• Text size      
  • Send this article to a friend
  • Print this article

We want the future - and we want it now

"It must conjure up visions of a woman gazing into a crystal ball. I always say I have one but it's broken ... oh, and that the tea leaves don't work either!"

Dr Nicola Millard laughs. She is trying to describe her role as a futurologist for BT: with a degree in psychology and a PhD in computer science, her full-time job is to look ahead and examine how our lives are likely to change.

Loading article content

Before taking on the role, Dr Millard worked for BT for 23 years in research and customer service, helping to design effective systems for call-centre workers.

She says: "Actually, I now have one of the best jobs in BT. It's research-based and I like to think I am more a 'soonologist' rather than a futurologist. The time frame I work with can be from three weeks up to five years."

So if there is no crystal ball what does gazing into the future entail?

"It's all about trying to get data and identify trends," says Dr Millard. "As a trained psychologist I can look at human behaviour and analyse the way new technology influences that.

"Our use of social media, for example, is entirely normal human behaviour, it's simply communication, after all; however the advent of modern technology now provides us with platforms that are much more accessible and more far reaching. Our voices are heard louder and wider."

In a business sense, Dr Millard believes that use of social media can help both a company and its customers in several different ways.

"Organisations cannot hide any more," she points out. "If a group is not operating well, as customers we're going to know about it. The online feedback from clients is there in real time and that can be hugely beneficial to other current or potential customers.

"But it's also a very useful tool within an enterprise, helping employees to talk to one another. It can even be motivational: put it out there on social media and people will come to the idea."

Inevitably, there are downsides to effectively harnessing new communication. "It challenges a lot of organisations," admits Dr Millard, before offering an analogy for the most effective way to learn how to embrace the new.

"You can't control the dance floor but you can go on it and dance," she says. "I believe the best strategy is to stand at the side and watch what dancing is going on and who with, then be brave and step on yourself: that way you'll avoid embarrassing dad dancing or the potential for a slap!"

The method can also help shape a company's social media strategy."Here at BT we watch Twitter and Facebook," she says. "We also watch specialist forums, as these are very significant and can contain helpful data about our products. We may work with these sites or we may choose just to watch. Watching data is really useful, even if you can't do much about a particular issue.

"BT works pro-actively so that we can solve problems or at least point towards potential solutions.

"What we often do is use chat, then move the issue from a social platform to a private conversation. It helps to pull it into the customer service mechanism and achieve the best results for everyone."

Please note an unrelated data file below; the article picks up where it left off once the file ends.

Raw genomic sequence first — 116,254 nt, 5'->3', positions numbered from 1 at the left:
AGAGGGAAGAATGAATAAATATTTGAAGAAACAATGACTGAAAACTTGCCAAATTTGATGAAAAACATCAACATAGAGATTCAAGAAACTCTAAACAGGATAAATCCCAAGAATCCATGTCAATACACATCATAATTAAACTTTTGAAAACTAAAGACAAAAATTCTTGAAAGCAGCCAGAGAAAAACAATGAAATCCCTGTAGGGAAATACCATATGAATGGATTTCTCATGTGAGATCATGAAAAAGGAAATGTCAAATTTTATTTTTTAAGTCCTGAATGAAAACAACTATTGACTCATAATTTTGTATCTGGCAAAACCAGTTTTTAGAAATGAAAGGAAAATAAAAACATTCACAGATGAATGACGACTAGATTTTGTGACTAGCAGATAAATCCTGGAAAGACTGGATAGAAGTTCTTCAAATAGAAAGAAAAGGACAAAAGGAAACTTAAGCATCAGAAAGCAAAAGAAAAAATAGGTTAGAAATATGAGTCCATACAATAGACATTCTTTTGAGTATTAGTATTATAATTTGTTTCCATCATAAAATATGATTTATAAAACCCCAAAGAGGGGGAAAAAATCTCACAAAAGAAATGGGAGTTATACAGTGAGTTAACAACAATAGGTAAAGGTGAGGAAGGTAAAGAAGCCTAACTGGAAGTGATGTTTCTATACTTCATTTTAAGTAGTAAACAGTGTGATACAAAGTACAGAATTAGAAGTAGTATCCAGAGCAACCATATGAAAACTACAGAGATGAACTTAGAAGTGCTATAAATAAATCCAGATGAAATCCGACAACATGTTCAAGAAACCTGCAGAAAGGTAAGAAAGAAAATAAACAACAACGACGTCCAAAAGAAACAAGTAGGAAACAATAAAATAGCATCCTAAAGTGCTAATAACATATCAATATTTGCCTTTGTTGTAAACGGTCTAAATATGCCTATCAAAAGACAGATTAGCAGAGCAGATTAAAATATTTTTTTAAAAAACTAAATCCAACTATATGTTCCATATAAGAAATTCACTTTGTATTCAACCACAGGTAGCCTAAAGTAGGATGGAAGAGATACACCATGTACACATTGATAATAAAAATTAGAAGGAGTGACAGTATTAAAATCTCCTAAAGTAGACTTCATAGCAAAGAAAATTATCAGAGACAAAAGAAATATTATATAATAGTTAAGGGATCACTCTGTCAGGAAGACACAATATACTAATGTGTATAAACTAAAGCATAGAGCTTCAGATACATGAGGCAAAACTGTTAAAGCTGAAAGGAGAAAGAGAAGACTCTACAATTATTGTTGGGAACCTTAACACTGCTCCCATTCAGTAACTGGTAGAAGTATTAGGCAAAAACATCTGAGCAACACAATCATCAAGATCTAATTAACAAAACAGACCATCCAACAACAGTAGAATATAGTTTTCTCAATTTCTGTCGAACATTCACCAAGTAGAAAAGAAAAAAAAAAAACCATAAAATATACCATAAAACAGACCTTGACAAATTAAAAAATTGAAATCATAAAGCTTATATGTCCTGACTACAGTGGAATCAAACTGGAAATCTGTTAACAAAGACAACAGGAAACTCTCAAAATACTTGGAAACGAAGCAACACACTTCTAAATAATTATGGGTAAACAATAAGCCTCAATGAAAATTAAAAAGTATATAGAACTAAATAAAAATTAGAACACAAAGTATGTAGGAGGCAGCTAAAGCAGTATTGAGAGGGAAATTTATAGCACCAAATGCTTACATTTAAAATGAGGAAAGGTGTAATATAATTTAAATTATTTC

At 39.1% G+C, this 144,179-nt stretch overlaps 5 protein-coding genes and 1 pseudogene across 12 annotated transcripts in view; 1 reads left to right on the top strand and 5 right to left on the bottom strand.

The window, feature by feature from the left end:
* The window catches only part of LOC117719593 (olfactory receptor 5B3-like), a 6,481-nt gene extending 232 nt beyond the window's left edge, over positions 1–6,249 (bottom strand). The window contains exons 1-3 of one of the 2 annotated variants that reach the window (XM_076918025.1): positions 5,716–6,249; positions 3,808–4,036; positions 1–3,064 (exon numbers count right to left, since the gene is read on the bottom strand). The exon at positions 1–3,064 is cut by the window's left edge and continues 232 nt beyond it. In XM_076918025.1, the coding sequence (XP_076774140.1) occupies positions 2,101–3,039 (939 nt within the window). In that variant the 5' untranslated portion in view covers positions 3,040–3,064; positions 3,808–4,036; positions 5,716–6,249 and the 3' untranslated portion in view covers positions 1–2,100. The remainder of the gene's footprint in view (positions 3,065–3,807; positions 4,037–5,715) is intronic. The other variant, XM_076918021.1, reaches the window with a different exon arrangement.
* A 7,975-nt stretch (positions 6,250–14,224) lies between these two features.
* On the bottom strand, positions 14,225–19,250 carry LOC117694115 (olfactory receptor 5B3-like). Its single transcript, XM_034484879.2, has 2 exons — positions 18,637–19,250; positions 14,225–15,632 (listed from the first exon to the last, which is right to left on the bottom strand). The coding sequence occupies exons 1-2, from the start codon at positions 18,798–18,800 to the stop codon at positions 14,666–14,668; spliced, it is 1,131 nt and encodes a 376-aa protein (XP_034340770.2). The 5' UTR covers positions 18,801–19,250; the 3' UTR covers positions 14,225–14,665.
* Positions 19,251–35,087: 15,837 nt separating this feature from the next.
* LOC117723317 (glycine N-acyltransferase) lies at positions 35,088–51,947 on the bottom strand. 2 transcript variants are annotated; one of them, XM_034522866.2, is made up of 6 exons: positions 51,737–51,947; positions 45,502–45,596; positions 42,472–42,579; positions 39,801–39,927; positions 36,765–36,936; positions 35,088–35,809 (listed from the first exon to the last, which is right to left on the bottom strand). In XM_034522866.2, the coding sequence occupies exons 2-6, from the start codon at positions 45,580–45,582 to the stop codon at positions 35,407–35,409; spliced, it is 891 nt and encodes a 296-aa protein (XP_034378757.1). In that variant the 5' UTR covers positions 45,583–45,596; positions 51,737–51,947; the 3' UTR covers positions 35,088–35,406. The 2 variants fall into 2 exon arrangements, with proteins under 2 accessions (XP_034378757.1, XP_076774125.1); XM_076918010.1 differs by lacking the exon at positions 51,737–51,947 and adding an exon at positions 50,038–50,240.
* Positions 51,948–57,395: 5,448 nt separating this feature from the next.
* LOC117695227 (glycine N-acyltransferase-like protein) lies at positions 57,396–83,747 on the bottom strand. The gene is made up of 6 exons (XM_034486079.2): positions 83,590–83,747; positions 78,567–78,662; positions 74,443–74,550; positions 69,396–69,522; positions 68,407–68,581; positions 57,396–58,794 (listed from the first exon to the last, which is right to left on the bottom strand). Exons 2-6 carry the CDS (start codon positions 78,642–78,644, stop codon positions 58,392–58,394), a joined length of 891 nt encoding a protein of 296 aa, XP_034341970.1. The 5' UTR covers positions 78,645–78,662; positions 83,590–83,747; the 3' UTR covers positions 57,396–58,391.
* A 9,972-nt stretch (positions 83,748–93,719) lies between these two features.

In terms of pinpointing future trends, Dr Millard acknowledges that everything is still developing on social media, but highlights the fact that increasingly online platforms are being used as a complaints channel - a place where people can vent their anger or frustration.

She adds: "The interesting strategic challenge is how much do you want to be public? Any company that can move from bad service to good service has found the best solution but, meantime, do you want any dirty linen hung out for all to see?

"You can't stop negative feedback but you can signpost the customer to online help or, where appropriate, lead the conversation to a more private channel. Always, the big challenge is how to respond. For Twitter, for example, you really only have about twenty minutes to an hour to reply. It's very fast moving.

"In that sense, online forums are much more important as the content stays around for much longer."

So, in the final analysis, does BT's futurologist foresee communication technologies enabling Scotland's businesses to offer a better customer experience? Dr Millard replies: "A lot of it depends what industry you're in and examining what the specific challenges are.

"Our last piece of research into effective use of communications looked at brands across multiple sectors. The top two in terms of control were retailers and travel companies: the retailers dealing with brand exposure, and the travel groups with disgruntled travellers with access to Twitter via smartphones.

"At the bottom, however, was government. A big factor here is trust - and simply disinterest in what they're doing. Only a few sectors of government seem to have an appetite to engage."

Niche forums are also coming to the fore."There are many bubbling up," says Dr Millard. "Under-24s for example are looking at using whazzap, chat etc. There really has never been so much choice."

With such a burgeoning variety of platforms and channels, it certainly can't be easy to predict the

exact shape of things to come; thanks to the work of Dr Millard, however, we don't need that crystal ball to enjoy glimpses of what the future might hold.

Contextual targeting label: 
Business

Commenting & Moderation

We moderate all comments on HeraldScotland on either a pre-moderated or post-moderated basis.
If you're a relatively new user then your comments will be reviewed before publication and if we know you well and trust you then your comments will be subject to moderation only if other users or the moderators believe you've broken the rules

Moderation is undertaken full-time 9am-6pm on weekdays, and on a part-time basis outwith those hours. Please be patient if your posts are not approved instantly.

239886